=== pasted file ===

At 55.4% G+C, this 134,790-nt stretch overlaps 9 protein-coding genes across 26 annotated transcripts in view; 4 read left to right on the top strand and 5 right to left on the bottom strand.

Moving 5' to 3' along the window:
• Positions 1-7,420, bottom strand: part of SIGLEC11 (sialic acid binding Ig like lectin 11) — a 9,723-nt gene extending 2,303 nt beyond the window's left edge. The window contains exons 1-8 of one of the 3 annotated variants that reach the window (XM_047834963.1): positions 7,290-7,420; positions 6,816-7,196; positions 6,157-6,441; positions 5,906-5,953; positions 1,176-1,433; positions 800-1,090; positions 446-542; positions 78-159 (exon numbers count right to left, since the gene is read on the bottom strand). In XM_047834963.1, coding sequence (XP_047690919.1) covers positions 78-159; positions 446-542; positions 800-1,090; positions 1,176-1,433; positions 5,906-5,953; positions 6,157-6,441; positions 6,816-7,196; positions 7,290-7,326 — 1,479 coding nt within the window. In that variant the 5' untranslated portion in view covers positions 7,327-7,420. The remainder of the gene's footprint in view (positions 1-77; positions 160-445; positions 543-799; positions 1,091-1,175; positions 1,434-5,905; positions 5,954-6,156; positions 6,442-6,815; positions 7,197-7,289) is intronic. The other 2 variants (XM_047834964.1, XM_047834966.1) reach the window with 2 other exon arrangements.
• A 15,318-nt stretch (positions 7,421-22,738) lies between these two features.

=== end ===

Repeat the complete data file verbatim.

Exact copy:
At 55.4% G+C, this 134,790-nt stretch overlaps 9 protein-coding genes across 26 annotated transcripts in view; 4 read left to right on the top strand and 5 right to left on the bottom strand.

Moving 5' to 3' along the window:
• Positions 1-7,420, bottom strand: part of SIGLEC11 (sialic acid binding Ig like lectin 11) — a 9,723-nt gene extending 2,303 nt beyond the window's left edge. The window contains exons 1-8 of one of the 3 annotated variants that reach the window (XM_047834963.1): positions 7,290-7,420; positions 6,816-7,196; positions 6,157-6,441; positions 5,906-5,953; positions 1,176-1,433; positions 800-1,090; positions 446-542; positions 78-159 (exon numbers count right to left, since the gene is read on the bottom strand). In XM_047834963.1, coding sequence (XP_047690919.1) covers positions 78-159; positions 446-542; positions 800-1,090; positions 1,176-1,433; positions 5,906-5,953; positions 6,157-6,441; positions 6,816-7,196; positions 7,290-7,326 — 1,479 coding nt within the window. In that variant the 5' untranslated portion in view covers positions 7,327-7,420. The remainder of the gene's footprint in view (positions 1-77; positions 160-445; positions 543-799; positions 1,091-1,175; positions 1,434-5,905; positions 5,954-6,156; positions 6,442-6,815; positions 7,197-7,289) is intronic. The other 2 variants (XM_047834964.1, XM_047834966.1) reach the window with 2 other exon arrangements.
• A 15,318-nt stretch (positions 7,421-22,738) lies between these two features.